Beacon Lesson Plan Library

Escape to Freedom

Zerelda Hammer


Students read “They Called Her Moses,” create a “Wanted Poster” for Tubman, compose a journal entry imagining they are William Still, and work in groups to create a newspaper depicting the incident of the runaway slaves and events from the time period.


The student determines the main idea or essential message in a text and identifies relevant details and facts and patterns of organization.

The student uses a variety of reference materials, including indexes, magazines, newspapers, and journals, and tools, including card catalogs and computer catalogs, to gather information for research topics.

The student produces final documents that have been edited for-correct spelling;-correct punctuation, including commas, colons, and semicolons;-correct common usage, including subject/verb agreement, common noun/pronoun agreement, common possessive forms, and with a variety of sentence structures,including parallel structure; and-correct formatting.


- A copy of the short story “They Called Her Moses” by Ann Petry found in a literature book such as [Adventures for Readers]; Holt, Rhinehart, and Winston.
- Samples of newspapers
- Samples of wanted posters
- Sample journal activity; see associated file
- 9 x 12 White or off-white card stock for “Wanted” posters
- Computer with Internet access and printer
- Computer with Microsoft Publisher or other similar program
- Paper for printer


1. Read “They Called Her Moses” by Ann Petry.
2. Gather literature book, sample wanted posters, newspapers, and journal entries.
3. Make sure computers (with word processor) and printers are working and ready for student use.
4. Make sure students know how to use a word processor or publisher. Students not familiar with these programs can be placed with students who are.
5. Determine student grouping.


1. Students should already have background information on the Underground Railroad, the Emancipation Proclamation, and the Dred Scott Decision. In addition, students should already know the correct format for writing a bibliography.

2. (Days 1 and 2) Read and discuss “They Called Her Moses” by Ann Petry, reinforcing the main idea, essential facts, and William Still’s role on the Underground Railroad.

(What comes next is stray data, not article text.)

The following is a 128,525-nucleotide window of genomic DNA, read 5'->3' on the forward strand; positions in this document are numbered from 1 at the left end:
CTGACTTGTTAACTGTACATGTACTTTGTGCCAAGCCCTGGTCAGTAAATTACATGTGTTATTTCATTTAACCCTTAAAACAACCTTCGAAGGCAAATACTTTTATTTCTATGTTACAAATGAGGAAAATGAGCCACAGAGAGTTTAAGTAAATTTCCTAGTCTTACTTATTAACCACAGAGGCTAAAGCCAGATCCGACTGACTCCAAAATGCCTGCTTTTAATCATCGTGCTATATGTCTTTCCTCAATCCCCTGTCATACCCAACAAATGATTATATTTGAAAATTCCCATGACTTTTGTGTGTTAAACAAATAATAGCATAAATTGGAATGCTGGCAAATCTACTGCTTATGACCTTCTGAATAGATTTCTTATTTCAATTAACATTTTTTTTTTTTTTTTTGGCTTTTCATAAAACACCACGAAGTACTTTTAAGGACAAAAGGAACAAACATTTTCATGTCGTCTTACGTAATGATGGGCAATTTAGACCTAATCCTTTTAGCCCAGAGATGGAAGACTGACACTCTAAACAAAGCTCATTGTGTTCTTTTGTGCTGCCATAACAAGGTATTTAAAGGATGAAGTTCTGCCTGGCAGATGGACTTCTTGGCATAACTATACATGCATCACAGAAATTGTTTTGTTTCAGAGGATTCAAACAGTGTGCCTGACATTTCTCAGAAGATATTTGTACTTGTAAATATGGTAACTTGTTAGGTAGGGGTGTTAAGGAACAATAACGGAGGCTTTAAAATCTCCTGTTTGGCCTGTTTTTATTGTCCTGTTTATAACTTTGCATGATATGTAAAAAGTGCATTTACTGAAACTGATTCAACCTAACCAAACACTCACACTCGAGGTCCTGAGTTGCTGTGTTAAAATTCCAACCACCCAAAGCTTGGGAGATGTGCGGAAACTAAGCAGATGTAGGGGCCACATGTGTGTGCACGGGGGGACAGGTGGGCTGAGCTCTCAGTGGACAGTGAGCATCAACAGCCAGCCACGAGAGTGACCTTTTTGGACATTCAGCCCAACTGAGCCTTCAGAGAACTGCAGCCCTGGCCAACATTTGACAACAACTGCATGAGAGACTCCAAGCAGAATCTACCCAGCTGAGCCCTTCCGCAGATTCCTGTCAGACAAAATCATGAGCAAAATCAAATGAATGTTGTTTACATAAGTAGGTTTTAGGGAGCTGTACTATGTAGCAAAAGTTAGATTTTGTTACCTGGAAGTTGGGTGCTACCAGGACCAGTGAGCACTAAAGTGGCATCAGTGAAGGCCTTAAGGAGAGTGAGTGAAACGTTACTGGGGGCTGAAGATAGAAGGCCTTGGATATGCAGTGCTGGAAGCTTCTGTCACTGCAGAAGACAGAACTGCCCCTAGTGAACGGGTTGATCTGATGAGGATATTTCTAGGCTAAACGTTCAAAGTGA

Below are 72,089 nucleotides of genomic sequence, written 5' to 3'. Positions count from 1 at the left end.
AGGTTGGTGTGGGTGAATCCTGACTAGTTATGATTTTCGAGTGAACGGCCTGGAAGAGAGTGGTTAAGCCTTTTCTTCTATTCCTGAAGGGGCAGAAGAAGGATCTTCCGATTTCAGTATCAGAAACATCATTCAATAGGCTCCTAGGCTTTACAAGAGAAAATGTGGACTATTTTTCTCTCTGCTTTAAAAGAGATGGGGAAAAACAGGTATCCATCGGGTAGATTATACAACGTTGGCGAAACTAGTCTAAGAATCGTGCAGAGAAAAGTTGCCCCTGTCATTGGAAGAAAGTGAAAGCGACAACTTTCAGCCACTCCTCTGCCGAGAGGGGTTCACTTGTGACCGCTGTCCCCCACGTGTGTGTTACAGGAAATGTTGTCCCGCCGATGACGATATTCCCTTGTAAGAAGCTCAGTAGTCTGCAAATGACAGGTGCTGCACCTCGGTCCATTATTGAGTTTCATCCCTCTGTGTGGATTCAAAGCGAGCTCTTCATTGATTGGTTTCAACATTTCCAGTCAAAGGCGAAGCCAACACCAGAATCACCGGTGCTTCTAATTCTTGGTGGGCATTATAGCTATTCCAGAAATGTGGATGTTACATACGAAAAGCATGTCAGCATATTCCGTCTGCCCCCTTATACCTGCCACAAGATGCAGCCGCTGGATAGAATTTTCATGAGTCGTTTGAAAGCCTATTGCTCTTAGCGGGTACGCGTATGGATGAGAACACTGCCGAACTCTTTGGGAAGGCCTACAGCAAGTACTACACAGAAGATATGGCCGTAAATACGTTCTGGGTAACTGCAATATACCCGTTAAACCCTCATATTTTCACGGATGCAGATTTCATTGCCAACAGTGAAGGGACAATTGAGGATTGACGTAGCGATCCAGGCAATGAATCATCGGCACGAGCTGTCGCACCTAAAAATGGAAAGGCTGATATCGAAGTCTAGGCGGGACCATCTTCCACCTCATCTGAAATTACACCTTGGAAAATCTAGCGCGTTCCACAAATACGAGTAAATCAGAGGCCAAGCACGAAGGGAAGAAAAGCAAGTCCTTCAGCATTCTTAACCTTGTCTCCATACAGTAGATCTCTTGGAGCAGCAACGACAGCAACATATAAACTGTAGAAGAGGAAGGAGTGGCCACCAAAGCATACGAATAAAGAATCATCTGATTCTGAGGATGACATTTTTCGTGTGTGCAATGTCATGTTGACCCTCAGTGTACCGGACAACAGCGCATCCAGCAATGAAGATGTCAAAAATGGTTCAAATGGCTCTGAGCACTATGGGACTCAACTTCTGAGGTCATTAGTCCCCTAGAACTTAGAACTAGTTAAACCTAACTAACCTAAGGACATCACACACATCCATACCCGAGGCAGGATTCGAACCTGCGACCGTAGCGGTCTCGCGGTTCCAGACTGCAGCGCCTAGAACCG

3. (Day 2) After finishing the story, show and discuss models of wanted posters.

4. Create “Wanted Poster” for Harriet Tubman to be done on 9 x 12 card stock (see assessment for criteria).

5. (Day three) Begin class by reading and discussing model journal entries.

6. Create “Journal Entry ” (homework) by William Still. Entry should include essential facts and details, including information about Harriet Tubman and his relationship to her and the slaves, his strict record keeping, the fear of being discovered, his roll in the Underground Railroad, etc.

7. (Day three continued) Beginning of cooperative group newspaper project.

8. Discuss the 5 W’s of newspaper writing (Who, What, When, Where, Why – and may include How)

9. Show and discuss examples of newspaper layouts noting name of newspaper, major headline(s), titles of articles, etc.

10. Tell students whom they will be working with so they will be ready to work when they come to class the next day.

11. (Day four) Give students the class period to gather information and draft articles about Harriet Tubman, the runaway slaves, and other events from the same time period. Hint: Students may want to refer to the timeline in their social studies text to give them ideas for other events.

12. (Days five and six) In class, students lay out newspaper with headings, titles, and space for articles for group newspaper. The group must name their newspaper!

13. Using Microsoft Publisher or similar program, students produce and print out a group newspaper.


- Wanted Poster for Harriet Tubman: Students should include a likeness and description of Tubman. The poster should also have information about why she is wanted, the area she might be found, and the fact that she might be in the company of slaves, and others who might be associated with her.

- William Still journal entry: Entry should include information about Harriet Tubman and his relationship to her and the slaves, his strict record keeping, the fear of being discovered, his roll in the Underground Railroad, etc. (see associated file for sample)

- Group-created Newspaper with an article about Harriet Tubman, the missing slaves and other events from the same time period: The newspaper should have a name, appropriate headings, and titles for each article. In addition to the 5 W’s of newspaper writing, rules of grammar, mechanics, and usage should be followed. Students are required to include a bibliography with their final project.


The time required for this lesson assumes that the Wanted Poster and journal activity are done outside the classroom. Lessons could be expanded to include other areas such as social studies, Black History, or geography according to the types of questions to be asked and activities to be implemented and assessed.

Attached Files

A student sample of a possible entry from William Still’s journal.     File Extension: pdf

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